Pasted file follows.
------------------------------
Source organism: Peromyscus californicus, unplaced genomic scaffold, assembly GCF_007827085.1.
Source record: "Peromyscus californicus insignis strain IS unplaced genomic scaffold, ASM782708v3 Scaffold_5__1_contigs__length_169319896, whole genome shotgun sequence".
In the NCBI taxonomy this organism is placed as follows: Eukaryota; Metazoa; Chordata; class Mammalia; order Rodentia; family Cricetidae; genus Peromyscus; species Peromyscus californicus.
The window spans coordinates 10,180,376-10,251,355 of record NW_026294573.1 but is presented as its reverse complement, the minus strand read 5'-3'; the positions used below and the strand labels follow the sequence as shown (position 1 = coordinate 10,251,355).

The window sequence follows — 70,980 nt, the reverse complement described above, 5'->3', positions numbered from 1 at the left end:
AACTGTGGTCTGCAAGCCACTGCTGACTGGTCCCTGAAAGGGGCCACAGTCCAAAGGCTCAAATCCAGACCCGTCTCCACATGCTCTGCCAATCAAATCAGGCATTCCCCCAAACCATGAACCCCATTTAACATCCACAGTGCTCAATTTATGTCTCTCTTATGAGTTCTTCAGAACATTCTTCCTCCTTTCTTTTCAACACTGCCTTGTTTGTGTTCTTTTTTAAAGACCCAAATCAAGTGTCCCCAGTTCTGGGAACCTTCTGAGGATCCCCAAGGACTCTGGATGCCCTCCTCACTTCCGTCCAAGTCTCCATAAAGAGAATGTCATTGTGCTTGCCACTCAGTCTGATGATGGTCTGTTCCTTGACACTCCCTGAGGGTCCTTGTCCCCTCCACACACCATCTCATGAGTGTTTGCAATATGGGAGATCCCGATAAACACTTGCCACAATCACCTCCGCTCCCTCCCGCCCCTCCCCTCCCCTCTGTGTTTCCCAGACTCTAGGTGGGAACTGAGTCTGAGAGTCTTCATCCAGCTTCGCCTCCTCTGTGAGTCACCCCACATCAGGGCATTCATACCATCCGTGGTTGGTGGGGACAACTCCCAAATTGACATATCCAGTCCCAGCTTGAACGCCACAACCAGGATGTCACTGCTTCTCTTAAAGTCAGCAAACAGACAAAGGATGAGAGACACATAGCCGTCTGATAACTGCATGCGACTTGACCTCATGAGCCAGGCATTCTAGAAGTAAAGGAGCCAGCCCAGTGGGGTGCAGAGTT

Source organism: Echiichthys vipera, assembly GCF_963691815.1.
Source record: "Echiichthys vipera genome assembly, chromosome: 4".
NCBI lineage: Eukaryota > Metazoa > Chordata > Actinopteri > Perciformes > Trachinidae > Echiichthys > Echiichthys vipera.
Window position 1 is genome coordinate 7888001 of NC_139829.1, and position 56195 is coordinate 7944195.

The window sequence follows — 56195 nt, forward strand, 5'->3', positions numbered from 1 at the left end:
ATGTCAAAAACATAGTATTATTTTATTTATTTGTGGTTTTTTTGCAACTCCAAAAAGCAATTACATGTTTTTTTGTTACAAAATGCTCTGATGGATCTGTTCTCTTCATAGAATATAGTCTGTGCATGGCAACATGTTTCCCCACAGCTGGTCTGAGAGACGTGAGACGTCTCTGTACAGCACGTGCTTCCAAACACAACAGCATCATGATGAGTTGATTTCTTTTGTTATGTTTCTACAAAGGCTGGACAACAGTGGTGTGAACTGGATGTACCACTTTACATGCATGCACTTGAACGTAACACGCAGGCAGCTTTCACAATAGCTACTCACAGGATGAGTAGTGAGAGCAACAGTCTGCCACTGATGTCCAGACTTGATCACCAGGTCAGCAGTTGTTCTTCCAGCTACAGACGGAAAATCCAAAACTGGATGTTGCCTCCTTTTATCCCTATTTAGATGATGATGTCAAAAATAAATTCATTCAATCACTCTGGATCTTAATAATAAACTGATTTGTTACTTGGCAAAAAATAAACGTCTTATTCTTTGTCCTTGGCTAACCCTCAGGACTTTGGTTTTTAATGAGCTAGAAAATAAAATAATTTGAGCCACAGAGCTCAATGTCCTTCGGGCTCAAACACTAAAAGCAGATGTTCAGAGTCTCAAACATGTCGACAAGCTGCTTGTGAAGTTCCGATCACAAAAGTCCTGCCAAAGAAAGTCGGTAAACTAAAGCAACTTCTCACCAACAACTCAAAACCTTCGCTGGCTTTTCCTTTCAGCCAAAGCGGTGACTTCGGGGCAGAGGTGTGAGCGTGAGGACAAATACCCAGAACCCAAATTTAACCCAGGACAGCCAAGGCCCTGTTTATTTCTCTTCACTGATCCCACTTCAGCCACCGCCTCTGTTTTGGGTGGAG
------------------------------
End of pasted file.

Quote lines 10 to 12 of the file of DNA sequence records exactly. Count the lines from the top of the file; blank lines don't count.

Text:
Window position 1 is genome coordinate 7888001 of NC_139829.1, and position 56195 is coordinate 7944195.

The window sequence follows — 56195 nt, forward strand, 5'->3', positions numbered from 1 at the left end:
ATGTCAAAAACATAGTATTATTTTATTTATTTGTGGTTTTTTTGCAACTCCAAAAAGCAATTACATGTTTTTTTGTTACAAAATGCTCTGATGGATCTGTTCTCTTCATAGAATATAGTCTGTGCATGGCAACATGTTTCCCCACAGCTGGTCTGAGAGACGTGAGACGTCTCTGTACAGCACGTGCTTCCAAACACAACAGCATCATGATGAGTTGATTTCTTTTGTTATGTTTCTACAAAGGCTGGACAACAGTGGTGTGAACTGGATGTACCACTTTACATGCATGCACTTGAACGTAACACGCAGGCAGCTTTCACAATAGCTACTCACAGGATGAGTAGTGAGAGCAACAGTCTGCCACTGATGTCCAGACTTGATCACCAGGTCAGCAGTTGTTCTTCCAGCTACAGACGGAAAATCCAAAACTGGATGTTGCCTCCTTTTATCCCTATTTAGATGATGATGTCAAAAATAAATTCATTCAATCACTCTGGATCTTAATAATAAACTGATTTGTTACTTGGCAAAAAATAAACGTCTTATTCTTTGTCCTTGGCTAACCCTCAGGACTTTGGTTTTTAATGAGCTAGAAAATAAAATAATTTGAGCCACAGAGCTCAATGTCCTTCGGGCTCAAACACTAAAAGCAGATGTTCAGAGTCTCAAACATGTCGACAAGCTGCTTGTGAAGTTCCGATCACAAAAGTCCTGCCAAAGAAAGTCGGTAAACTAAAGCAACTTCTCACCAACAACTCAAAACCTTCGCTGGCTTTTCCTTTCAGCCAAAGCGGTGACTTCGGGGCAGAGGTGTGAGCGTGAGGACAAATACCCAGAACCCAAATTTAACCCAGGACAGCCAAGGCCCTGTTTATTTCTCTTCACTGATCCCACTTCAGCCACCGCCTCTGTTTTGGGTGGAG